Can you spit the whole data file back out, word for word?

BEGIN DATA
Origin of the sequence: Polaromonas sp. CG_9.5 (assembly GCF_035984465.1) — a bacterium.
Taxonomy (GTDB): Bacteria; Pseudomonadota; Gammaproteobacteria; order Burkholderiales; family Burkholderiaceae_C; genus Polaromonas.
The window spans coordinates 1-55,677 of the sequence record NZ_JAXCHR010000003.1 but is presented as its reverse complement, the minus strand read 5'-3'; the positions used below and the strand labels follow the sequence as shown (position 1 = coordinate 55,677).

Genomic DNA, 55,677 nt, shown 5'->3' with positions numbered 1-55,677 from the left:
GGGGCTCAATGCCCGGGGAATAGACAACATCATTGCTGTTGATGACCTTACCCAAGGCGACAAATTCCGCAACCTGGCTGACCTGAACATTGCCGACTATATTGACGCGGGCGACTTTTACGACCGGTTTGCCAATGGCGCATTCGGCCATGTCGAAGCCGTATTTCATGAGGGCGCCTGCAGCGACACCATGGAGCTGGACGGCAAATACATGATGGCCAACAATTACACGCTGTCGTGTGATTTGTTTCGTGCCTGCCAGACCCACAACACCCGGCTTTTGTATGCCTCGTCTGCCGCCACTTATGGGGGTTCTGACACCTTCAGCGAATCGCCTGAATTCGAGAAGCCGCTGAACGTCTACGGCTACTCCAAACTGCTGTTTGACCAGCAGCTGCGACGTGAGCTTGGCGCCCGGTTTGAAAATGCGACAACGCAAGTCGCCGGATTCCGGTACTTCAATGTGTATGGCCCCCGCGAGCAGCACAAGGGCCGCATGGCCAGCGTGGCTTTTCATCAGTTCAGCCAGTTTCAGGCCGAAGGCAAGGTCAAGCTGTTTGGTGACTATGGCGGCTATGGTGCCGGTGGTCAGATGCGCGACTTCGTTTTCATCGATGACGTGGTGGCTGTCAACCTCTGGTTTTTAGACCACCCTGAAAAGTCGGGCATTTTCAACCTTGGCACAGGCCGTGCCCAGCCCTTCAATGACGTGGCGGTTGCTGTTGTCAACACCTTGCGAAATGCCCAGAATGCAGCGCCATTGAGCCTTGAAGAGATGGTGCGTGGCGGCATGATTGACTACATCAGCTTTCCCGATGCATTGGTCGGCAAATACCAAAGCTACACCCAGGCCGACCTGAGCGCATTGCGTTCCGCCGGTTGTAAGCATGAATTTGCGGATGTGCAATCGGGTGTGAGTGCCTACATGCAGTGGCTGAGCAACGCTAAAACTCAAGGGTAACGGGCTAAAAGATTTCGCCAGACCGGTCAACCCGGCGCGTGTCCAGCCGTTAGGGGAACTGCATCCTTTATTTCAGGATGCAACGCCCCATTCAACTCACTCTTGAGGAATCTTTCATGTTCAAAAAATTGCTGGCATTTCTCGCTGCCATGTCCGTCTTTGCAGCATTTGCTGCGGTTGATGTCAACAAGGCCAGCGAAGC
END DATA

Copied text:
Origin of the sequence: Polaromonas sp. CG_9.5 (assembly GCF_035984465.1) — a bacterium.
Taxonomy (GTDB): Bacteria; Pseudomonadota; Gammaproteobacteria; order Burkholderiales; family Burkholderiaceae_C; genus Polaromonas.
The window spans coordinates 1-55,677 of the sequence record NZ_JAXCHR010000003.1 but is presented as its reverse complement, the minus strand read 5'-3'; the positions used below and the strand labels follow the sequence as shown (position 1 = coordinate 55,677).

Genomic DNA, 55,677 nt, shown 5'->3' with positions numbered 1-55,677 from the left:
GGGGCTCAATGCCCGGGGAATAGACAACATCATTGCTGTTGATGACCTTACCCAAGGCGACAAATTCCGCAACCTGGCTGACCTGAACATTGCCGACTATATTGACGCGGGCGACTTTTACGACCGGTTTGCCAATGGCGCATTCGGCCATGTCGAAGCCGTATTTCATGAGGGCGCCTGCAGCGACACCATGGAGCTGGACGGCAAATACATGATGGCCAACAATTACACGCTGTCGTGTGATTTGTTTCGTGCCTGCCAGACCCACAACACCCGGCTTTTGTATGCCTCGTCTGCCGCCACTTATGGGGGTTCTGACACCTTCAGCGAATCGCCTGAATTCGAGAAGCCGCTGAACGTCTACGGCTACTCCAAACTGCTGTTTGACCAGCAGCTGCGACGTGAGCTTGGCGCCCGGTTTGAAAATGCGACAACGCAAGTCGCCGGATTCCGGTACTTCAATGTGTATGGCCCCCGCGAGCAGCACAAGGGCCGCATGGCCAGCGTGGCTTTTCATCAGTTCAGCCAGTTTCAGGCCGAAGGCAAGGTCAAGCTGTTTGGTGACTATGGCGGCTATGGTGCCGGTGGTCAGATGCGCGACTTCGTTTTCATCGATGACGTGGTGGCTGTCAACCTCTGGTTTTTAGACCACCCTGAAAAGTCGGGCATTTTCAACCTTGGCACAGGCCGTGCCCAGCCCTTCAATGACGTGGCGGTTGCTGTTGTCAACACCTTGCGAAATGCCCAGAATGCAGCGCCATTGAGCCTTGAAGAGATGGTGCGTGGCGGCATGATTGACTACATCAGCTTTCCCGATGCATTGGTCGGCAAATACCAAAGCTACACCCAGGCCGACCTGAGCGCATTGCGTTCCGCCGGTTGTAAGCATGAATTTGCGGATGTGCAATCGGGTGTGAGTGCCTACATGCAGTGGCTGAGCAACGCTAAAACTCAAGGGTAACGGGCTAAAAGATTTCGCCAGACCGGTCAACCCGGCGCGTGTCCAGCCGTTAGGGGAACTGCATCCTTTATTTCAGGATGCAACGCCCCATTCAACTCACTCTTGAGGAATCTTTCATGTTCAAAAAATTGCTGGCATTTCTCGCTGCCATGTCCGTCTTTGCAGCATTTGCTGCGGTTGATGTCAACAAGGCCAGCGAAGC